US health officials are increasingly proposing pooled testing – mixing several people’s biological samples and examining them in a single test – to drastically boost the country’s capacity to identify and contain coronavirus cases.
The benefits could be plenty. Health experts say more surveillance testing – especially to find infected people who are without symptoms – could help contain the spread and let places like schools stay open safely.
It isn’t feasible to continually test everyone at a whole test per person. There simply aren’t enough resources and supplies.
But pool testing, under the right circumstances, could ultimately involve fewer tests and supplies, yet cover many more people than are tested now.
“Pooling would give us the capacity to go from half a million tests per day to potentially 5 million individuals tested per day,” Dr. Deborah Birx, a White House coronavirus task force official, told the American Society for Microbiology last month.
Preparations are underway. The US Food and Drug Administration last month published guidance for developers that want to make and use tests for pooled samples.
Here is a closer look:
How does pool testing work?
At a basic level, this is pool testing:
Say a lab has collected samples – like those collected from nasal swabs – from five people. The lab will take a portion from each sample and mix those portions together, creating a pool.
Now, one diagnostic test will be run on that pooled sample, instead of five diagnostic tests on five samples.
“If the pooled sample is negative, it can be deduced that all patients were negative,” Dr. Jeffrey Shuren, director of the FDA’s Center for Devices and Radiological Health, wrote last month.
“If the pooled sample comes back positive, then each sample needs to be tested individually to find out which was positive.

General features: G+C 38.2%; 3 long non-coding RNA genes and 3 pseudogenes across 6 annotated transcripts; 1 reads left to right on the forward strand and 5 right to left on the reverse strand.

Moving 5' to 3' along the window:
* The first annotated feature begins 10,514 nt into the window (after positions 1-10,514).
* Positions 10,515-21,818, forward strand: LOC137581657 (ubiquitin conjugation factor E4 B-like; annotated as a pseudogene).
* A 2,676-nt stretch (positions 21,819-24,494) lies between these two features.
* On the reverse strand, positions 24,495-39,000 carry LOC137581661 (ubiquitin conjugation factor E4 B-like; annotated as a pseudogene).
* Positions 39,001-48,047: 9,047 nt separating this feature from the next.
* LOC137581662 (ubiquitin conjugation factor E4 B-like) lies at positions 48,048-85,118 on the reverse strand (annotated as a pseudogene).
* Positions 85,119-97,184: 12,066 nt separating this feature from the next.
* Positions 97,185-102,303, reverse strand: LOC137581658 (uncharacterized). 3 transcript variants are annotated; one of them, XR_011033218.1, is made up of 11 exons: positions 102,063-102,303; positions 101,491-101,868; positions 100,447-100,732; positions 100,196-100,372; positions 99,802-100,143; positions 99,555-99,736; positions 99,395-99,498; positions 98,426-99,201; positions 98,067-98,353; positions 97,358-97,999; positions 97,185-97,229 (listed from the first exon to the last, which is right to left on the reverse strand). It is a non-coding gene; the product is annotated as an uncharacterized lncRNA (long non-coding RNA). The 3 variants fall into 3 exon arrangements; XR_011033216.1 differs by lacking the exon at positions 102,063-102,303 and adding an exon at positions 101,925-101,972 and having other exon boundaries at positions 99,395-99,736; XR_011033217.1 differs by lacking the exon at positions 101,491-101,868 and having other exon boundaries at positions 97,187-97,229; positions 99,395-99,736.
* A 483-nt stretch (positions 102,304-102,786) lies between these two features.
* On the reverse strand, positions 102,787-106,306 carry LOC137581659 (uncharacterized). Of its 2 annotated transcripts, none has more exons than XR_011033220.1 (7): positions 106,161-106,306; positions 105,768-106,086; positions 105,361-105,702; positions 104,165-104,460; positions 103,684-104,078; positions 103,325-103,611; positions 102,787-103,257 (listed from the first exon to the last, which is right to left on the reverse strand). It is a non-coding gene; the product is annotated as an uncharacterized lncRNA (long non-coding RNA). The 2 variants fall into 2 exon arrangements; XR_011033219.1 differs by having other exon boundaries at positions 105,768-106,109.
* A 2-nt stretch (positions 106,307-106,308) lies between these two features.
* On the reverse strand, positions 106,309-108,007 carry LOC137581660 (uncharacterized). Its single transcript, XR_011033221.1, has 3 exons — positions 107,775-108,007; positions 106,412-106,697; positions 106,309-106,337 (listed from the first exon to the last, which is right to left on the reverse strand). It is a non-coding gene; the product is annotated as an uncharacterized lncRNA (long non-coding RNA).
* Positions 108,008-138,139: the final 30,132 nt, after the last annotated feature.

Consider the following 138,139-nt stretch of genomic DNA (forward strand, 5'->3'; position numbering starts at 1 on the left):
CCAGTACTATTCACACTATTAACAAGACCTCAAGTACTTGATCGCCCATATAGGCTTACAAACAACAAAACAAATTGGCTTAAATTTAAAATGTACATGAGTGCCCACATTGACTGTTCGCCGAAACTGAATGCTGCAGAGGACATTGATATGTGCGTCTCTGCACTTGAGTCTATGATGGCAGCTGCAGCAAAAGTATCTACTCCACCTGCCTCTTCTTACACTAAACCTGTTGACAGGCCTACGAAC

“Because samples are pooled together, ultimately fewer tests are run overall, meaning fewer testing supplies are used.”
There is an important caveat: Basic pool testing increases the chance of false negatives. Among the reasons: Samples are diluted in pools, so a true positive might be missed, according to Dr. Manisha Juthani, associate professor of medicine and epidemiology at Yale School of Medicine.
Experts say there are ways to mitigate that risk, which we will explore further below.
Is this for the general population, or more narrow groups, like schools and factories?
A lot will depend on circumstances, needs and imagination.
First, know this: Pool testing should be done only where prevalence of the disease is low, according to Eugene Litvak, adjunct professor of operations management at Harvard University’s school of public health.
That is, pool testing should be done where you’d expect a lot of negative results and you’re just trying to catch the few cases that may be out there, Litvak and other experts say.
To put it roughly, there’s no point pool testing somewhere that already has a lot of cases, such as a nursing home with multiple positive patients. Virtually every pool would turn up positive; you might as well have tested everyone individually.
Having said that, there are a lot of places where pool testing could make sense, according to Juthani and other experts:
• Communities where Covid-19 isn’t prevalent
“Widescale pooled testing can be highly cost effective and time saving to potentially quickly identify positive cases, quarantine them, and contract trace from there forward to prevent further spread of disease in a community,” Juthani, who also is an infectious disease specialist at Yale Medicine, told CNN.
One scenario would be pool testing in communities that just had their first Covid-19 hospitalizations, Birx said in her June 22 address to the ASM.
The goal would be to find infected people – especially those who may be spreading the disease without showing symptoms – and isolate them before the spread worsens, Birx said.
• Neighborhoods that need to be assessed in an outbreak
In this scenario, an entire family could be part of one pool, Juthani said.
• Schools, universities and large employers
Pool testing could be a key tool for schools, organizations or workplaces that want to stay open safely, by monitoring their people periodically.
“If one wing of a dorm, or one classroom in a school, is a pool and tested all together, that group could be cleared quickly,” Juthani said.
Litvak, who also is CEO of the nonprofit Institute for Healthcare Optimization near Boston, stressed that pool testing is useful only if it can be done in minutes, and not days.
That’s because if days elapse, you’ve potentially allowed an infected person to spread the disease while waiting.
Labs’ use of robotics is necessary, both for speed, and to keep track of pools and samples, Litvak told CNN.